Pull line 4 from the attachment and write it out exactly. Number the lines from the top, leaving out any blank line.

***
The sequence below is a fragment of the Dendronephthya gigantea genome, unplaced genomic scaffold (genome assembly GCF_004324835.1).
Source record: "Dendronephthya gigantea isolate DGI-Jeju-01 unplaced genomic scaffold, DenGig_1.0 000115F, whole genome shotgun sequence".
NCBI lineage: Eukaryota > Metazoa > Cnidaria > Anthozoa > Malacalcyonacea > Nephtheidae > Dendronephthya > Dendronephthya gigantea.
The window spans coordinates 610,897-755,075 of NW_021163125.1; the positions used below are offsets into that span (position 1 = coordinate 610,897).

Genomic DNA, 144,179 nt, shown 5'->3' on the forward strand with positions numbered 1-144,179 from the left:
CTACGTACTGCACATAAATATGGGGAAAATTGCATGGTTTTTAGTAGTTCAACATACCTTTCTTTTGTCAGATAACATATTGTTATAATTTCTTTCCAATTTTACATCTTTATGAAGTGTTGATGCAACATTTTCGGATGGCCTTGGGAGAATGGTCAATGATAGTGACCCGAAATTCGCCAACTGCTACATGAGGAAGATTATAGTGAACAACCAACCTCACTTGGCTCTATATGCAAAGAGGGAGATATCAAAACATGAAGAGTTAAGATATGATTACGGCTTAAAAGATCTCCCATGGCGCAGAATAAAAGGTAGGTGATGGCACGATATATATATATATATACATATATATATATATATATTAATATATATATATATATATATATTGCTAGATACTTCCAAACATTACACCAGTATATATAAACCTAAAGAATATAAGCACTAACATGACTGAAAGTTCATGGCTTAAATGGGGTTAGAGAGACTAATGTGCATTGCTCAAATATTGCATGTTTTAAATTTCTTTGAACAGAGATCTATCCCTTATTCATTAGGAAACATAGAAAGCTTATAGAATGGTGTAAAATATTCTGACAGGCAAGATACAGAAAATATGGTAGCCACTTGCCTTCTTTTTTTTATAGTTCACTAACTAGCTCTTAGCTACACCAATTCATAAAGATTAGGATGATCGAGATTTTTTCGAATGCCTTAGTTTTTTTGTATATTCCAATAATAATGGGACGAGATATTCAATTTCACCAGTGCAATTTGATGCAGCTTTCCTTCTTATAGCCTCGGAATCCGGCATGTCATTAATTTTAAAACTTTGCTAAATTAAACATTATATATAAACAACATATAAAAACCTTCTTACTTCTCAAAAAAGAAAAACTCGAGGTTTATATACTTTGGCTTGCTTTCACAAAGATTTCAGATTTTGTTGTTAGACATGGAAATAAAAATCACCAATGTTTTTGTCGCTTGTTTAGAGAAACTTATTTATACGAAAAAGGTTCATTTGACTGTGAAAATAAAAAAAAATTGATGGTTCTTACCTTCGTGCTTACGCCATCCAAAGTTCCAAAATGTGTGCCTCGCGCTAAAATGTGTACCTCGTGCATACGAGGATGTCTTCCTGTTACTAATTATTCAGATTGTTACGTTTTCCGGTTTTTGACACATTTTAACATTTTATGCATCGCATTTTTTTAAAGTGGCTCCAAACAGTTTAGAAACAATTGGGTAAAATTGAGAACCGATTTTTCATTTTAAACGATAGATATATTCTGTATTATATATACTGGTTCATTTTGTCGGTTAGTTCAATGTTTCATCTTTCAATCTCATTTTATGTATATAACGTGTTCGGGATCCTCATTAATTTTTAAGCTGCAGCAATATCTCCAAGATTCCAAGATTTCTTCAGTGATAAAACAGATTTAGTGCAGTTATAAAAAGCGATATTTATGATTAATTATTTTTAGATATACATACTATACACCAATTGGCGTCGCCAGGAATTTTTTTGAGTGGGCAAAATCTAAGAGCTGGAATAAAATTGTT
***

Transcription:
The window spans coordinates 610,897-755,075 of NW_021163125.1; the positions used below are offsets into that span (position 1 = coordinate 610,897).